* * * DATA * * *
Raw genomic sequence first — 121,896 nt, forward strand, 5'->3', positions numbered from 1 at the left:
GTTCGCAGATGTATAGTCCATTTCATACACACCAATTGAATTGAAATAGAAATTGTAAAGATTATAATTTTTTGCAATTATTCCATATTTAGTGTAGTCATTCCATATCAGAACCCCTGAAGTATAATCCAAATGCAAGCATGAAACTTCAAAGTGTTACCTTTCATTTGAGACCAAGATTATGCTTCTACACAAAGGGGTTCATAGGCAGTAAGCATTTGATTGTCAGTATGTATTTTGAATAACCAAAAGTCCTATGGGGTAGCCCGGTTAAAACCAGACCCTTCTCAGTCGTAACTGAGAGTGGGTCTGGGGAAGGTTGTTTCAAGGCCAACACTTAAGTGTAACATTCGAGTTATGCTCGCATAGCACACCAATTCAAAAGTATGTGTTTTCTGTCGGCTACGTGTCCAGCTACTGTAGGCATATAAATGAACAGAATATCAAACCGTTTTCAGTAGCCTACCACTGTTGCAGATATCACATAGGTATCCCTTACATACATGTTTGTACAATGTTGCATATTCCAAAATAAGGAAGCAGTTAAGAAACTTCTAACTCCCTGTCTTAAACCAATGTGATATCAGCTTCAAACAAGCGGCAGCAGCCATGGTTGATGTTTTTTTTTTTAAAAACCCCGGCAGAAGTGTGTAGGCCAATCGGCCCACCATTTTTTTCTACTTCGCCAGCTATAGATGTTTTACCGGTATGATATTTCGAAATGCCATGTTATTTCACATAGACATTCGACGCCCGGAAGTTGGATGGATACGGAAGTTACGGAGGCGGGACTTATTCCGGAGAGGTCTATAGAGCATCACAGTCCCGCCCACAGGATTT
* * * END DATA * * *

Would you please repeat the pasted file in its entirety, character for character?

Raw genomic sequence first — 121,896 nt, forward strand, 5'->3', positions numbered from 1 at the left:
GTTCGCAGATGTATAGTCCATTTCATACACACCAATTGAATTGAAATAGAAATTGTAAAGATTATAATTTTTTGCAATTATTCCATATTTAGTGTAGTCATTCCATATCAGAACCCCTGAAGTATAATCCAAATGCAAGCATGAAACTTCAAAGTGTTACCTTTCATTTGAGACCAAGATTATGCTTCTACACAAAGGGGTTCATAGGCAGTAAGCATTTGATTGTCAGTATGTATTTTGAATAACCAAAAGTCCTATGGGGTAGCCCGGTTAAAACCAGACCCTTCTCAGTCGTAACTGAGAGTGGGTCTGGGGAAGGTTGTTTCAAGGCCAACACTTAAGTGTAACATTCGAGTTATGCTCGCATAGCACACCAATTCAAAAGTATGTGTTTTCTGTCGGCTACGTGTCCAGCTACTGTAGGCATATAAATGAACAGAATATCAAACCGTTTTCAGTAGCCTACCACTGTTGCAGATATCACATAGGTATCCCTTACATACATGTTTGTACAATGTTGCATATTCCAAAATAAGGAAGCAGTTAAGAAACTTCTAACTCCCTGTCTTAAACCAATGTGATATCAGCTTCAAACAAGCGGCAGCAGCCATGGTTGATGTTTTTTTTTTTAAAAACCCCGGCAGAAGTGTGTAGGCCAATCGGCCCACCATTTTTTTCTACTTCGCCAGCTATAGATGTTTTACCGGTATGATATTTCGAAATGCCATGTTATTTCACATAGACATTCGACGCCCGGAAGTTGGATGGATACGGAAGTTACGGAGGCGGGACTTATTCCGGAGAGGTCTATAGAGCATCACAGTCCCGCCCACAGGATTT